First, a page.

In the latest twist, a fake TradingView site offers downloads for Windows, macOS, and Linux. The Windows and Linux links drop NetSupport RAT. But for macOS, it's a new Atomic Stealer version hiding in a sneaky ad-hoc signed app. It asks for your password, then goes on a data-harvesting spree. πŸ•΅οΈβ€β™‚οΈπŸ”’

Atomic Stealer is a menaceβ€”it targets Chrome, Firefox, crypto-related browser extensions, and even Coinomi wallets. The goal? Sneak past Gatekeeper and send your data to the attacker's server. πŸ˜°πŸ”“

Mac attacks are on the rise, and Atomic Stealer is sneaky, boasting evasion skills. πŸ•΅οΈβ€β™‚οΈπŸŽ And DarkGate, a cousin of Atomic Stealer, is using the same tricks. πŸŒπŸ•³οΈ The floodgates have well and truly been opened, folks πŸ’€

Stay safe out there, Mac fans! Keep your guard up against these crafty threats. πŸš«πŸ’»

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Lazurus hackers make me WannaCry 😭

🌐 Microsoft IIS Security Alert: Protect Your Servers from Lazarus Attacks 🌐

πŸ‘‹ We've got some important news to share about Microsoft Internet Information Services (IIS) and the rising threats it's facing. 😱

What's Microsoft IIS?

Microsoft IIS is a web server software designed for Windows Server, used to host websites and files online. It's a less known hero but runs 5.4% of websites, including big names like Accenture and Mastercard. πŸŒπŸ’Ό

πŸ•°οΈ IIS Through the Years: A Brief History πŸ•°οΈ

Did you know that IIS made its debut alongside Windows NT 3.51 in 1995? πŸš€ Since then, it's come a long way, evolving to keep pace with the ever-changing internet landscape. 🌐✨

Not only is it a web server handling HTTP and HTTPS requests, but Microsoft IIS also boasts an FTP server for swift file transfers and an SMTP server for email services. πŸ“πŸ“§

IIS isn't just a veteran; it's a continually evolving powerhouse!

Lazarus Strikes! πŸš€

Now enter Lazarus, the notorious North Korean cyber group which this newsletter has unfortunately had the displeasure of having to cover numerous times. Well, you guessed it, they're now actively targeting vulnerable Microsoft IIS servers. πŸ˜‘πŸ’»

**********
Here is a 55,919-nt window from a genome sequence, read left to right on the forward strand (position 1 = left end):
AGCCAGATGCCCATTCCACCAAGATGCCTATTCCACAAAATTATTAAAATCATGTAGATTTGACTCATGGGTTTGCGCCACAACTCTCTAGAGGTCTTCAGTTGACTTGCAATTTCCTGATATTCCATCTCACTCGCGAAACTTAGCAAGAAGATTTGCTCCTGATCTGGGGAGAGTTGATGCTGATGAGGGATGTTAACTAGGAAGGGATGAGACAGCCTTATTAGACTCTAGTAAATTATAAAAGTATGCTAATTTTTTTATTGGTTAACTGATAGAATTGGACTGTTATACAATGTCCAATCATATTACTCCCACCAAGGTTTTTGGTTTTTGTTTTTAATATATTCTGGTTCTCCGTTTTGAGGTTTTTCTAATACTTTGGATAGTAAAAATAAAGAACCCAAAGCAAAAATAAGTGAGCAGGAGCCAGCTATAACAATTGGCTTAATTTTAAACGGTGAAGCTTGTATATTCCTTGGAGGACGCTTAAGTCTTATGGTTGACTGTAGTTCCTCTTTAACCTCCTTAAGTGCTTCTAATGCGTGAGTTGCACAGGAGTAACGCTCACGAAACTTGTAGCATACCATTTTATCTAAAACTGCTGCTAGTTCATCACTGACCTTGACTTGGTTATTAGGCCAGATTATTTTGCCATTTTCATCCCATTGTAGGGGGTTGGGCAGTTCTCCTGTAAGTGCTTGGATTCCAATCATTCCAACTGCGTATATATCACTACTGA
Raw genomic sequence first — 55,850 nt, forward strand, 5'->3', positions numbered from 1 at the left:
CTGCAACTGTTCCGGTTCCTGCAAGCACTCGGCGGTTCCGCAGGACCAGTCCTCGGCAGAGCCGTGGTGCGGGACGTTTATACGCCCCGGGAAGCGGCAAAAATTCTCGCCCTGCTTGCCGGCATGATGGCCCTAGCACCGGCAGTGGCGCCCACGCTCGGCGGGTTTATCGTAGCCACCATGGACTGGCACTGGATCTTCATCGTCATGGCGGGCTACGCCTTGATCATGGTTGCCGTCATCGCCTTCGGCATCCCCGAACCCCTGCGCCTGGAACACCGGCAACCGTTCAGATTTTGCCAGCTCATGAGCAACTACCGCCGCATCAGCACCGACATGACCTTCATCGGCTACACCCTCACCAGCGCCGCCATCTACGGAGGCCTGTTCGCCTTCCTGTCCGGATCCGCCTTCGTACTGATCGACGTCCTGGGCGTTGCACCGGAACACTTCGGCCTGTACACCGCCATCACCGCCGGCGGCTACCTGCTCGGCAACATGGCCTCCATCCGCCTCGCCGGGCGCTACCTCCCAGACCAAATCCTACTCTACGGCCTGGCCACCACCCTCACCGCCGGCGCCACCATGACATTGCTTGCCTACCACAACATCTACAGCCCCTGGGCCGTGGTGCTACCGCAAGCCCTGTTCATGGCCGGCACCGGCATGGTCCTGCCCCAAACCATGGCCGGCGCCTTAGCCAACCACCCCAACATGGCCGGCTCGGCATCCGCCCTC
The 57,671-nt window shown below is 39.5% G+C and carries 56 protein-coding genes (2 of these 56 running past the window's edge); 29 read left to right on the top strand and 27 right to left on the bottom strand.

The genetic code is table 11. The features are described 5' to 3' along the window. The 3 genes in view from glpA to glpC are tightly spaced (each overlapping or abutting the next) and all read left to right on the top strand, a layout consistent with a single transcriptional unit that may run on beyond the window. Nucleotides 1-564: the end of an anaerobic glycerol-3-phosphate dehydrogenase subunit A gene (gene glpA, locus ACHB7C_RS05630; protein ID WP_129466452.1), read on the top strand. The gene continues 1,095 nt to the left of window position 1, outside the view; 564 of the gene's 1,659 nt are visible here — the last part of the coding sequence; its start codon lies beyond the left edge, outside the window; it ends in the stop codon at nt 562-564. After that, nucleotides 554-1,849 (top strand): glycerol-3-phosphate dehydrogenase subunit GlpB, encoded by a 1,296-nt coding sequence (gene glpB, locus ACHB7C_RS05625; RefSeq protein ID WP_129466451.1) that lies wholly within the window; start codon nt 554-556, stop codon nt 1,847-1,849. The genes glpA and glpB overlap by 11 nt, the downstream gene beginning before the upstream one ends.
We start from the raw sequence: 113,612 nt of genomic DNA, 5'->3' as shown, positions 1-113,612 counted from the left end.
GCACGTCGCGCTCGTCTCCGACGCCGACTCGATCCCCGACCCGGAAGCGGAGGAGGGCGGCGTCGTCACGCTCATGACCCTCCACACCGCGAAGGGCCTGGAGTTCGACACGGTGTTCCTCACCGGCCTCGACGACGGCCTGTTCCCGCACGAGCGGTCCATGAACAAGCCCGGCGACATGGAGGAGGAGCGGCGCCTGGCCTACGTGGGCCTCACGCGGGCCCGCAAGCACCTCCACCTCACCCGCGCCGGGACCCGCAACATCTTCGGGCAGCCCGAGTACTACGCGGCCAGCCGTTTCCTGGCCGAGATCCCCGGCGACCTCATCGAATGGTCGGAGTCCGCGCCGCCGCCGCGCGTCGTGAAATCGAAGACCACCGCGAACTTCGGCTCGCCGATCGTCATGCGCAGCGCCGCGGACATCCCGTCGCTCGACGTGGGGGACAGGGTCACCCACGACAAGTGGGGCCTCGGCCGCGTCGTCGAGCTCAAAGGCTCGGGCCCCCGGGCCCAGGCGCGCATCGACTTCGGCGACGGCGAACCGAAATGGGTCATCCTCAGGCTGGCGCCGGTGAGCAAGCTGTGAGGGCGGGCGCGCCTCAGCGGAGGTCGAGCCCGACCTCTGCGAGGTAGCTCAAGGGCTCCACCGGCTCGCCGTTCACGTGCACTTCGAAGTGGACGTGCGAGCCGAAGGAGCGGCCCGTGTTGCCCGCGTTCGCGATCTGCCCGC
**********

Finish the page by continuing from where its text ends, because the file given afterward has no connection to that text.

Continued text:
Don't Forget WannaCry! πŸ’”

Remember WannaCry? That was Lazarus too! In 2017, they unleashed the infamous WannaCry ransomware, locking up computers worldwide until a kill switch was found. πŸ˜΅πŸ”’

The $100 Million Heist! πŸ’°

And if you thought WannaCry was big, they stole $100 million in virtual currency in June 2022! πŸ˜±πŸ’° Damn, son. Take a day off, will ya?

How Do They Attack?

Lazarus sneaks in through unpatched servers. In one case, they used DLL side-loading, a fancy term for exploiting how IIS loads libraries. They then injected malware, creating a backdoor to their control. πŸ˜ˆπŸ’Ώ

In another attack, they exploited a vulnerable program, INISAFE CrossWeb EX, to deliver malware via Microsoft IIS servers. 🀯

πŸ›‘οΈ Top Tips:

  • Keep everything updated. Patch management is key. πŸ”„

  • Use a comprehensive patch management tool to avoid missing updates.

  • Limit service account privileges to the minimum needed. πŸ”‘

  • Monitor network logs for strange activity. πŸ“ˆ

  • Harden endpoints with advanced detection tools. πŸ–₯️

  • Verify patches after applying.

  • Continuously test web app security. πŸ•΅οΈβ€β™‚οΈ

Stay safe out there! πŸ‘¨β€πŸ’»πŸ’Ό Because you know it won’t be long before Lazarus rises from the dead once more πŸ‘€πŸ’€ Or let’s be honest, they never really went away. Until next time, folks πŸ‘

So long and thanks for reading all the phish!